13. 13. Our Goals » Pass immutable objects through the system » Combine elaborate data reliably » Keep all data dependencies up-to-date » Permanent subscriptions as event buses » View models for increased testability
  14. 14. So in which parts of the app should we use RxJava? 14Futurice
  15. 15. All of them! 15Futurice
  16. 16. Complete Rx Stack Network Client Data Store View Models Views Activity or Fragmentcreate and destroy stateless / one-off preserved state (cache) weak reference subscription subscribe
  17. 17. Data Store » Uses the network client to fetch data » Offers open subscriptions for receiving a new value whenever a data entry changes (usually identified by an ID string) » Can refresh all data in the background » If you have a book, it can automatically fetch the author from a different API
  18. 18. View Models » Contains all logic necessary for processing “backend data” into rendereable values » Expose refined subscribable properties » Upon subscription the latest value is immediate emitted and after that refreshed as necessary » Bindings (subscriptions) are done with weak references » Subscribe to the appropriate data sources in Data Store » Unsubscribes from everything whenever the owner is destroyed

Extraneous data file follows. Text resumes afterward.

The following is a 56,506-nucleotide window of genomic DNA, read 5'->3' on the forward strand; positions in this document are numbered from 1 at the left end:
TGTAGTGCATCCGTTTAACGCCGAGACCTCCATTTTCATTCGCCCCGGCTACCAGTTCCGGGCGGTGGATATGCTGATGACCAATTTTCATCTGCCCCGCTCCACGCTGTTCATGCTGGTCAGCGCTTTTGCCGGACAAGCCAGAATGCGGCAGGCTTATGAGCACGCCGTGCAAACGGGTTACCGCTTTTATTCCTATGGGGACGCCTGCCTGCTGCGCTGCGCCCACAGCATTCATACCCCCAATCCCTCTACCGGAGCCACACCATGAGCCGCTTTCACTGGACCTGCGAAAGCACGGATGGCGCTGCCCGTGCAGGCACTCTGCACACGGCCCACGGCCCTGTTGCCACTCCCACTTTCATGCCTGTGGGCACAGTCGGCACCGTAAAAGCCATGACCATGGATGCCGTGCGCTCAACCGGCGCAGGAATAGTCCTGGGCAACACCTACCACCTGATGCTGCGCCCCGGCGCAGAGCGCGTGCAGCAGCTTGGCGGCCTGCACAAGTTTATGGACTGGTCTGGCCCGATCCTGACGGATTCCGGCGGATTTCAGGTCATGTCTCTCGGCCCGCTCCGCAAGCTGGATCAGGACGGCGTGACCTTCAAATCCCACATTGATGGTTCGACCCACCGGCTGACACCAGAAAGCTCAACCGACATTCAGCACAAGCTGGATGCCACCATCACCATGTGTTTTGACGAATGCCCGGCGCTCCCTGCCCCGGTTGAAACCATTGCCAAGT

19. 19. Views » Plain layouts and drawing code » No further processing of values received from view models
  20. 20. The Problems in Android » RxJava subscriptions create strong references – memory leaks if not unsubscribed » Unsubscribing at the right time is hard especially with nested view models » No established view model structure (we wrote our own) » Rx in general forces one to think more and closes many shortcuts » Bridging the gap between native components and view models can sometimes be challenging since the views hold complex state
  21. 21. Why You Should do It? » Cleaner code » Makes you understand where bugs come from » It feels right
  22. 22. Resources » Github sample project: -android-architecture » My blog post: » Official RxJavaWiki: » A good intro to programming RxJava on Android: programming-on-android-with-rxjava/ » Original Rx:
  23. 23. TimoTuominen Independent Software Consultant @tehmou +44 7459 371157 Contact
  24. 24. Futurice
  25. 25. Futurice in brief HELSINKI TAMPERE BERLIN LONDON 200 Founded in 2000 1 2013: 20M€ 1
  26. 26. We believe that our values – trust, caring, transparency and continuous improvement – are the key to our happiness cycle that includes happy customers, happy people and happy end- users! We have two GPTW Institute’s Best Workplace victories in a row on European level. Futurice is the first company to ever achieve this. This enables us to recruit the best talent in the market. Futurice is the best place to work in whole Europe
  27. 27. » Small, efficient teams of passionate and dedicated people » Modern ways of doing, modern technologies » Short lead times, Lean mindset » Design and technology under the same roof, zero hand-overs! » Consumer grade user experience also for How we do things